The defense to 794(b) is to dispute we were in "time of war". The defendants will argue that the "time of war" element for this statute is defined by the intent of the framers of the statute, and back in 1917 you still needed a Constitutional declaration of war by Congress for the statute to take effect. I don't know if the defense would fly with a jury, but it's very possible the prosecution could get hung up on this technical issue and it would almost certainly go to an appeal.
Looks like Fitz might avoid using 794(b), but 794(a) is certainly in play.
a) Whoever, with intent or reason to believe that it is to be used to the injury of the United States or to the advantage of a foreign nation, communicates...information relating to the national defense, shall be punished by death or by imprisonment for any term of years or for life...
While Fitz has Libby "drilled down" under 793(d), he's still not sure of Libby's state of mind, his intentions. And "intent" determines whether Fitz can use 794(a).
"...we want to focus on why they did it, what they knew and what they appreciated; we need to know the truth about what they said and what they knew..."
Fitzgerald is a very serious individual. This is not your garden variety prosecutor. Like the man said, this isn't over. If we were using a baseball analogy, I'd say the national anthem is just about to be played. We're not even in the first inning yet. The dust Libby and others threw at this umpire has finally settled and Fitz is starting to see clearly.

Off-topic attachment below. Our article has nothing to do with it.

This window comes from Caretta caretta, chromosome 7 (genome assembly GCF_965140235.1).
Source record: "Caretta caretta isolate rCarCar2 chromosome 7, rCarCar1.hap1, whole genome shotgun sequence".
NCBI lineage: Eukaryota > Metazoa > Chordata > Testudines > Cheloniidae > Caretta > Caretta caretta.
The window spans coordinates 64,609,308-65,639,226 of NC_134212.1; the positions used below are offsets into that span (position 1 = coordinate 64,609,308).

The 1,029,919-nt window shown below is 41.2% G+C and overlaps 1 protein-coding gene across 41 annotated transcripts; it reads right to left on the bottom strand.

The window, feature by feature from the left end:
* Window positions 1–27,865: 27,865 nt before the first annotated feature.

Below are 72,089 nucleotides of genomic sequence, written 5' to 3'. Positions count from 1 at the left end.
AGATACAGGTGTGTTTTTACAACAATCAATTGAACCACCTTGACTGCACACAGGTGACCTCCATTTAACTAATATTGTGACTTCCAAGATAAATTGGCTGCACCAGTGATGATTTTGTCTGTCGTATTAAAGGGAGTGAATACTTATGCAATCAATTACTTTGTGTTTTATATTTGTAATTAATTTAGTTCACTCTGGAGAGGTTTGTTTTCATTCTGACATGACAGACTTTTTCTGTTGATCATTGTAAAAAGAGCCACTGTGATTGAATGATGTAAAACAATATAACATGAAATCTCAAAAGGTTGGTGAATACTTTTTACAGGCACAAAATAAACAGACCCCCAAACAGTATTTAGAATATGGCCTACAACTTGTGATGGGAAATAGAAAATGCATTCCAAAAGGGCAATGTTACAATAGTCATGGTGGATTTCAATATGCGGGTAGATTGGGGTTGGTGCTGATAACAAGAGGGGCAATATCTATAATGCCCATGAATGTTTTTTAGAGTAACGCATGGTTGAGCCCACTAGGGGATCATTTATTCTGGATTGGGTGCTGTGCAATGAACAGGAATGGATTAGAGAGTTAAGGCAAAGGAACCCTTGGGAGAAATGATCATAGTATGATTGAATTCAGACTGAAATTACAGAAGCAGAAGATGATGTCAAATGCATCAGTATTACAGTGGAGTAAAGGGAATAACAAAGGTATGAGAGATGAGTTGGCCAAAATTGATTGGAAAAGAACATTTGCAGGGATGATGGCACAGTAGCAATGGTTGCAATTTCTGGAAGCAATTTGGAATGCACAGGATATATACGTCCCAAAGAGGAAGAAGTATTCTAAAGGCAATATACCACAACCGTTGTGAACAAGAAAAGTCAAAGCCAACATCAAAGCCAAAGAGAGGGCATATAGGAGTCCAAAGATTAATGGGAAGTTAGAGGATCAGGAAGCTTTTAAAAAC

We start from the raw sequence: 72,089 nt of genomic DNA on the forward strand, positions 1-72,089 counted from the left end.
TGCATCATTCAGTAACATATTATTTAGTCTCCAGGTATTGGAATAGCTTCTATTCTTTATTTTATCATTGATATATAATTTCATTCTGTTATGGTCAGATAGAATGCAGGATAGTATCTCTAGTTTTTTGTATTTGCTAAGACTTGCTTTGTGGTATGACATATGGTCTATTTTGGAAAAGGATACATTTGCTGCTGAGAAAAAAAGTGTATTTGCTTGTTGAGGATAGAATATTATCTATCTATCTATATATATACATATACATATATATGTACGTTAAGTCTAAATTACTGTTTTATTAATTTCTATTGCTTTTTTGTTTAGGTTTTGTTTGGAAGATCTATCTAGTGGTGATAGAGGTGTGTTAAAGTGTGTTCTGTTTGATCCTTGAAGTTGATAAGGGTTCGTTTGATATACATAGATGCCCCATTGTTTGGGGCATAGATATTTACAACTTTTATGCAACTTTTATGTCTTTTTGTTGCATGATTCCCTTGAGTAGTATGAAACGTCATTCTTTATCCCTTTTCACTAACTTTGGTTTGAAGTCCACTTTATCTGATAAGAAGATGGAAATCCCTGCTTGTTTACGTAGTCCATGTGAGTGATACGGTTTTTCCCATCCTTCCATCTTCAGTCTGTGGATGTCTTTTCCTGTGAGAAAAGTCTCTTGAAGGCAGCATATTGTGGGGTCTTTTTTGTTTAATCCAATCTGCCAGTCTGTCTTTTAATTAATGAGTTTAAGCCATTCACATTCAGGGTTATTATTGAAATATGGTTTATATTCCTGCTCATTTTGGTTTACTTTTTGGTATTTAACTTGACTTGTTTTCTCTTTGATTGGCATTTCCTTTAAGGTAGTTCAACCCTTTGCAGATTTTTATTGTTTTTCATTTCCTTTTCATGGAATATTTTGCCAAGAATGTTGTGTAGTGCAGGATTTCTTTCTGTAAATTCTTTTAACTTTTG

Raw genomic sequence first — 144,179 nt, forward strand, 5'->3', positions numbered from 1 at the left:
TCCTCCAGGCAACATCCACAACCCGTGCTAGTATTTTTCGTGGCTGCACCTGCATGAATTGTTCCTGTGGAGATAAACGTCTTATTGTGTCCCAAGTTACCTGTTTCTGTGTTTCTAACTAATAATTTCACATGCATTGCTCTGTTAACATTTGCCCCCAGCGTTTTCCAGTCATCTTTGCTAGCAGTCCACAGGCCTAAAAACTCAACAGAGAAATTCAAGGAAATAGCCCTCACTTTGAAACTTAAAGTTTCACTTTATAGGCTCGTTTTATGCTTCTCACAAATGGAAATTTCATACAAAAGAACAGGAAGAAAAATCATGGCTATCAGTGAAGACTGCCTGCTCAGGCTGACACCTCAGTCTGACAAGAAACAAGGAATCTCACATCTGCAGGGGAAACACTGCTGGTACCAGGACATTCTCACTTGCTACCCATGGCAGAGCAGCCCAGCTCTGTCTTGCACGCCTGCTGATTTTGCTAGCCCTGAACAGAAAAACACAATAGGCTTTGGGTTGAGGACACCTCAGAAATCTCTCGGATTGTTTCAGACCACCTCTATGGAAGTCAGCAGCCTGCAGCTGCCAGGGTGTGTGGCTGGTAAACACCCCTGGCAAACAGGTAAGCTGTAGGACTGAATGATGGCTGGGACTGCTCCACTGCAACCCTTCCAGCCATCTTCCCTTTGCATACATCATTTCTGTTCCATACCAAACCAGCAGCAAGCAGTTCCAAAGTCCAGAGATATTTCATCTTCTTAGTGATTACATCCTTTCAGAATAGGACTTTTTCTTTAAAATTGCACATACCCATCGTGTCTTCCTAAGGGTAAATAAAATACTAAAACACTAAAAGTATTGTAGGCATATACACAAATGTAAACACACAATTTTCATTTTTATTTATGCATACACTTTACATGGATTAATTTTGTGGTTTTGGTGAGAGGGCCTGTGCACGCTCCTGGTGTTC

Everybody involved with this conspiracy is in deep shit. This thing is going to be exposed from the top to the bottom. I've noticed a few developments which bolster that conclusion. And this leads me back to the mysteries hinted at by my headline.
Fitzgerald isn't buying the "Joe Wilson was bitchslapped" theory of motive anymore.
SOMETHING CHANGED FITZGERALD'S MIND CONCERNING MOTIVE JUST AFTER HIS OFFICE SUBMITTED THE 75 PAGE BRIEF NEAR OCTOBER 2004.
The brief contains the "retaliation" concept, but that brief is the very last time Fitzgerald uses the words -- "retaliation" or "retaliatory" -- in this investigation. The press conference, press release and indictment all steer very clear of alleging motive -- something Fitz was quite comfortable doing -- in the 75 page brief to the Court of Appeals.
The time line here is rather interesting because we don't know the exact date the brief was written and thereafter submitted to the court. The reason this is important leads us to mystery number 2.
MYSTERY #2: What's missing from the Special Prosecutor's website?